by Bobby Bessey & Marilyn Bessey - an excerpt from a conversation about how a stay-at-home mother in the small northern outport of Raleigh on the Great Northern Peninsula became a busy business owner in the early 1970’s. And made a garment for the Pope.
"My mother (Ada Taylor) insisted that all the kids learn to sew, knit and embroider, even the boys. I never planned to sew for a living. After I got married I just began to make baby clothes and dresses for the family. Soon community members began asking me to make dresses and jackets for them.
Eventually I asked to sew for the Grenfell mission and they gave me $8 per coat. That was a lot of money then! It became a full time job. Dr. Grenfell sold the products to the European market. Most were commissioned. I know, because the material was given to us with the address to the recipient attached. Once I sewed a coat addressed to the pope!
One day I heard on the radio that the Cod Jigger on Duckworth street was looking for someone to supply them with parkas. I called them up and soon couldn’t make enough to keep up with the demand. I had to get help with the embroidery. I eventually employed about a dozen women embroiders. Often I’d have to teach them how to do it first. I drew my own designs. I kept the northern themes of seals and ice fishing, but everyone knew my coats because no one else’s embroidery looked like mine.
After that I started flying in to St. John’s for the NLCDA craft fair (Now the Craft Council Fair). Flying was a big deal for us then. My customers knew I’d be at the fair and would meet me there. I’d often have a line-up of people who had waited to order so I could measure them in person rather than over the phone.
Phone orders weren’t easy you see. I had to teach people how to measure their own bodies and carefully find out if they carried their weight on their bum, or their belly, or their bust. Surprisingly the coats almost always fit. I began to use the post office so much that the post master in Raleigh had one bin saved for me to send and receive.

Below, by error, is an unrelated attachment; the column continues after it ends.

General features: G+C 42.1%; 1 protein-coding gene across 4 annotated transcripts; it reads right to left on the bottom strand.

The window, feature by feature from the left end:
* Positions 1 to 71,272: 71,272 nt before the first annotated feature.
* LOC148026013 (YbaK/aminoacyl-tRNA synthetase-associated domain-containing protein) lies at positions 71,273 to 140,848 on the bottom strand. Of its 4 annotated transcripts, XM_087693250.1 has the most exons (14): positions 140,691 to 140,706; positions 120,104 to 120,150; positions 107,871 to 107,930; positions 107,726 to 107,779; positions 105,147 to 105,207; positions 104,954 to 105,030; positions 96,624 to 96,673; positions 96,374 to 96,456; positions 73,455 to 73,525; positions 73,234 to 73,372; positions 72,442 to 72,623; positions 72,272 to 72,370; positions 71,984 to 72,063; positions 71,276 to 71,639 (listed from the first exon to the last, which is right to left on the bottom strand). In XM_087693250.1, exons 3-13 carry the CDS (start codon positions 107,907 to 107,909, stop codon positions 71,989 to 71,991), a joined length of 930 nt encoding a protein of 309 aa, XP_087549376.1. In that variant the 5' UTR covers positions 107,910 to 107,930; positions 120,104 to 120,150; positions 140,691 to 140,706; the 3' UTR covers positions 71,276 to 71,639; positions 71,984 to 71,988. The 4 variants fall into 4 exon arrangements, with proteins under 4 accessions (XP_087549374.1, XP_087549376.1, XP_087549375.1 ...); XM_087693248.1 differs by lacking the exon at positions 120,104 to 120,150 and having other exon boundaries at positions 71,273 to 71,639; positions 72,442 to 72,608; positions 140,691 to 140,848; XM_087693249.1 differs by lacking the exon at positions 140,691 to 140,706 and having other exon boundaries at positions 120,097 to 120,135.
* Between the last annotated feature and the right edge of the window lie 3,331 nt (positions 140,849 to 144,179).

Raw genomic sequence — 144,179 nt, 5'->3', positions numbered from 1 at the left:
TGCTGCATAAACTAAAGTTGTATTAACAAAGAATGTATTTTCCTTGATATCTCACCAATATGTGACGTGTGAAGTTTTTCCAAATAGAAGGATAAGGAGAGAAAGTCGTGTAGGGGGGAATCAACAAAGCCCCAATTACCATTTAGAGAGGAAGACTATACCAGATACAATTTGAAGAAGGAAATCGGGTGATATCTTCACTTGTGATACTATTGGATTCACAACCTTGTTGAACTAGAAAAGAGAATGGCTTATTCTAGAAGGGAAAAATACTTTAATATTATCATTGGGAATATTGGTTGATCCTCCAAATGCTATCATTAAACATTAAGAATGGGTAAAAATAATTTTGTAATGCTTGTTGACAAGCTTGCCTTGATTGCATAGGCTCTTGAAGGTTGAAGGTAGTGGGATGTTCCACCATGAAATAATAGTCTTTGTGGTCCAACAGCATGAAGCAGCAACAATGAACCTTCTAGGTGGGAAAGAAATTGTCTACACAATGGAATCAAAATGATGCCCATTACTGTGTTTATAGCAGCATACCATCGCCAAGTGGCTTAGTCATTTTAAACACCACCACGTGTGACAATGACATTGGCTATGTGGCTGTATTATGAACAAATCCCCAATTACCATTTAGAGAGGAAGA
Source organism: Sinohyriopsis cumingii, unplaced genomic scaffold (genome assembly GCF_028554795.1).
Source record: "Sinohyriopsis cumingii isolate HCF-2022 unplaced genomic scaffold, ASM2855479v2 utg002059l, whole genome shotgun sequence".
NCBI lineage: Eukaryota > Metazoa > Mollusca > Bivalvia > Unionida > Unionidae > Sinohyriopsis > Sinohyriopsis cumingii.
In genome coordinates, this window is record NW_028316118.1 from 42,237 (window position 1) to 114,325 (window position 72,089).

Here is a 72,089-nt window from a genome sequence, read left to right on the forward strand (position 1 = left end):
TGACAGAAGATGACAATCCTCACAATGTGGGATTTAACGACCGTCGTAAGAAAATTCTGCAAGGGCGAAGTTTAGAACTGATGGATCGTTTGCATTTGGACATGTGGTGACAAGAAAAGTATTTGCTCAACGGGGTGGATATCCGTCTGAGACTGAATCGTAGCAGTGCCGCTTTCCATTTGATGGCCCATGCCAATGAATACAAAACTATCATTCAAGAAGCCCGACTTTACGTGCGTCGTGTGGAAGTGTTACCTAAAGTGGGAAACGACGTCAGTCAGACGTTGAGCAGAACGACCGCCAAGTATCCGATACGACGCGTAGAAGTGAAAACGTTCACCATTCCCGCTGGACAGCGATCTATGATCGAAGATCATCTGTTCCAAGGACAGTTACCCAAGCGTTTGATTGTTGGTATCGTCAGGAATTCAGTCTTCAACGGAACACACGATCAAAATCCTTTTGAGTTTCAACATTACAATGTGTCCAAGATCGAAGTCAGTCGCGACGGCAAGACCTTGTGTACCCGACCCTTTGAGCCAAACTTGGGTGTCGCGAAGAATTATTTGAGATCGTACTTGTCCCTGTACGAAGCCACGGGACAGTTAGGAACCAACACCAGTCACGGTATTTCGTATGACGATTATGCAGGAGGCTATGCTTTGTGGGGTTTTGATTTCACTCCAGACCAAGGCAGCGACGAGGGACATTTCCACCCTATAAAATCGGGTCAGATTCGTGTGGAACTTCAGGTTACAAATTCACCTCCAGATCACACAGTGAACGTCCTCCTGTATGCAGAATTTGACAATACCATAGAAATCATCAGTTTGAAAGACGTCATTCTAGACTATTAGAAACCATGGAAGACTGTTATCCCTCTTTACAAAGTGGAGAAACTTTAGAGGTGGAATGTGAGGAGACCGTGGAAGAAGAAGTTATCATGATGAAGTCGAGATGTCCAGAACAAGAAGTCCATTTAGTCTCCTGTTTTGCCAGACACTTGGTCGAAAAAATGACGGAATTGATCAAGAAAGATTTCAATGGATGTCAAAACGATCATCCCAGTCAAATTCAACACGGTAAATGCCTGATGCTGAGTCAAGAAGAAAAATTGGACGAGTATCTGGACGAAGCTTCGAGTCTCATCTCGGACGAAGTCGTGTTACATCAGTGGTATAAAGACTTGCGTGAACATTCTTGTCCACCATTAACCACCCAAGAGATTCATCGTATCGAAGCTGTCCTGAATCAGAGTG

I never needed to advertise. People would find me in the phone book. Eventually I ordered a big spool of labels that said, Handmade by Marilyn Bessey. Just my name. No contact information. People would look me up in the phone book, or get my name from a friend. I had customers who would order a coat from me every two years and wouldn’t buy a coat from anyone else. At the peak of business I would start sewing at 6am most days.
I never formally decided to stop, but the business ended sometime around 1995. After a quarter century of not being able to keep up with demand, the market suddenly disappeared overnight. I always thought it was because at this time a lot of makers got embroidery machines, and that flooded the market. But you know, I always said if I can only keep this going till the kids finish university I’ll be grateful, and that is exactly what I got. So I can’t complain.”
Marilyn Bessey continues her creative expression today in the form of hooking, painting and music. These days her sewing consists mostly of fixing the knees on her active grandsons pants. To do this she still uses the heavy duty industrial singer sewing machines that churned out a few thousand Grenfell style coats in the 70s, 80s and early 90s.
first published on Guide to the Good in December 2018
Bobby Bessey is Marilyn's daughter, a yoga instructor and owner of local business Shakti Yoga, and Chair of the Board for thegreenrock.ca ~ Live Sustainably NL. Bobby credits her mother’s influence for her own independent entrepreneurial spirit.
downtown - it's us feature wrap-up
we could't think of a better way to launch the all-new guide to the good than with a feature on the most magical spot downtown.
snowmageddon - the record-breaking snowfall that buried eastern Newfoundland pulled the focus back to local.
golo10 is the campaign that encourages people to increase local choices by 10%, and to share their stories. golo is 'go local' 10 ...